Taken most broadly, to be told that “being” or “existence” is a term with analogous uses is as uninteresting as to be told that it has a universalized spelling. English words are analogous as frequently as they have uniform spellings – color and colour or hylomorphism and (the well-intentioned but mistaken) hylemorphism being exceptions to the rule, if they even amount to this. A term has analogous uses whenever the same sound or spelling has different meanings which are related in some way other than by sheer accident, and this is the rule for all terms in a language.
So sure, being has analogous uses. And water’s wet.
The controversy over the analogous use of “being” and its cognates reduces to a question of whether it is used in this way when said of God and creatures. St. Thomas’s claim that being is said analogously of the creator and creatures can be simplified down to this:
A secondary cause and a primary cause are named analogously
The creator’s existence is the primary cause of the (therefore secondary) existence of creatures.
The major premise is an observed feature of primary and secondary causes. We mean different things when we say that the plane and the pilot can fly; or when we say that both a means (like dieting) and an end (looking attractive) are things we want; or when we say that fire and mean molecular motion heat things, or one of the Watergate burglars and Nixon were responsible for the break-in, etc. This sort of analogous naming occurs in every genus of causes. The minor premise is almost analytic: “creation” clearly means to be responsible for existence as such, but there is a question whether we should say that the existence of the creator is what gives rise to the existence of creatures.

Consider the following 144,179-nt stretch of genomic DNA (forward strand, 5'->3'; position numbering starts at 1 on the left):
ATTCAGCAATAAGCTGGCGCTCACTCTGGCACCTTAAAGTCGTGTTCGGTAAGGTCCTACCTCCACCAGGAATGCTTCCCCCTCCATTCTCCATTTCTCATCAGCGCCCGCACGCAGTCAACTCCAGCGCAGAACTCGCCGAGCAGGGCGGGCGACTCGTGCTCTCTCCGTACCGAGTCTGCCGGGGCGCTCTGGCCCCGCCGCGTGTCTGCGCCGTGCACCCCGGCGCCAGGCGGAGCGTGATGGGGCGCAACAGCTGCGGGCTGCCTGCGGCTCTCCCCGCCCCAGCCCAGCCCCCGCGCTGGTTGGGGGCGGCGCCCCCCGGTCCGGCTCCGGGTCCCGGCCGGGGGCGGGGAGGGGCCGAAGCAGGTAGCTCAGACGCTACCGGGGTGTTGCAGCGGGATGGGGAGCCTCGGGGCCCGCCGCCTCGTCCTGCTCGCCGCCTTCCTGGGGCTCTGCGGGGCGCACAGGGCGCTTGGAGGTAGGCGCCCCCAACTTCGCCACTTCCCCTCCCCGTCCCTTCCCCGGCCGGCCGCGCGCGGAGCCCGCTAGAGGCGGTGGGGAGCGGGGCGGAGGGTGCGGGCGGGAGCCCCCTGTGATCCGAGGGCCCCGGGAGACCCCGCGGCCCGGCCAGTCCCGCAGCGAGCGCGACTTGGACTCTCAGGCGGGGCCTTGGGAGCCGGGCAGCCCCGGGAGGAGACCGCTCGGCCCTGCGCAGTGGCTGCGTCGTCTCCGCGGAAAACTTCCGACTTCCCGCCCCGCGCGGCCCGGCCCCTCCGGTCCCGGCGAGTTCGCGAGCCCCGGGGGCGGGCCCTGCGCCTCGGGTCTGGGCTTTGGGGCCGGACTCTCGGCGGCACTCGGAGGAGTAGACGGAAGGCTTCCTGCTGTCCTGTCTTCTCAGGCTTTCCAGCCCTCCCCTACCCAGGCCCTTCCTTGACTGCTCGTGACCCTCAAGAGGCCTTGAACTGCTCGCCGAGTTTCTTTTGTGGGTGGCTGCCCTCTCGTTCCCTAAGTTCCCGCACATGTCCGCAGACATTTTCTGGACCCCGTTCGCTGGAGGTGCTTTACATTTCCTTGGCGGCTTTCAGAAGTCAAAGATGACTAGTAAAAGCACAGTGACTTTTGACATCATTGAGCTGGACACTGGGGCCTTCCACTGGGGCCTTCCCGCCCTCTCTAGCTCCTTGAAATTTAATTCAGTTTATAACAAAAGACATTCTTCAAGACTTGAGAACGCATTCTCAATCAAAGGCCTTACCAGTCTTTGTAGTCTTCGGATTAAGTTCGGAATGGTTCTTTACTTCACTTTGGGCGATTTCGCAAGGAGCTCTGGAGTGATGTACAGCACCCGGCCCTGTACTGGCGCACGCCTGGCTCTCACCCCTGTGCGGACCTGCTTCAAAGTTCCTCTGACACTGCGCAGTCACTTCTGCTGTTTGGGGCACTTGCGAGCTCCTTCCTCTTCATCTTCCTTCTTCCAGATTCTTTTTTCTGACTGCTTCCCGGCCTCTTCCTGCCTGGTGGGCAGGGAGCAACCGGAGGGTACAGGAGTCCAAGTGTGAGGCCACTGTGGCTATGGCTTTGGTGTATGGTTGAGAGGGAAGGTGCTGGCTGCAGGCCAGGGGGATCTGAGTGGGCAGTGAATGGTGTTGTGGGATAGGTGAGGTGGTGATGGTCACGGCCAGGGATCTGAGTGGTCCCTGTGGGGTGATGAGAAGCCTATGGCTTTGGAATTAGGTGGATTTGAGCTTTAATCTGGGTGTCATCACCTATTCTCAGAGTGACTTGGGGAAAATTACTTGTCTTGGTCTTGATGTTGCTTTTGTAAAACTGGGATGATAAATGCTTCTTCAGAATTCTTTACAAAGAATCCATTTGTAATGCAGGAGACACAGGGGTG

Existence or being is clearly an intrinsic cause of things – a sort of form. For example, I’ve repeatedly used the idea of “heat” and “mean molecular motion” as examples of the being of God. But this seems to point us in the direction of making God somehow the very existence of things, just as it is precisely the mean molecular motion of fire that allows it to heat things. To straighten this out, we need to take another look at the old debates over active and passive creation.
Considered actively, the act of creation just is God. Taken passively, it is a creature, but we are not exactly sure how to take it. The dispute between Thomas and, say, Petrus Olivi was over whether passive creation was an accident in things. St. Thomas said it was, though it was a very peculiar sort of accident, sc. one that did not proceed from the created substance. Olivi disagreed and argued, inter alia, that if creation were an accident it would have to be either separable or not, and both options were untenable.
From the safe distance of one looking at an abandoned controversy, this all seems like a dispute over words. All sides agree that something essential to accidents is lacking when we call creation an accident, which leaves only a judgment call of whether what remains is accident-like enough to warrant calling it an accident in an extended sense. It’s probably better just to gather up all the ways in which it is like an accident, and the ways in which it is not. Here are three ways in which creation is both like and unlike an accident: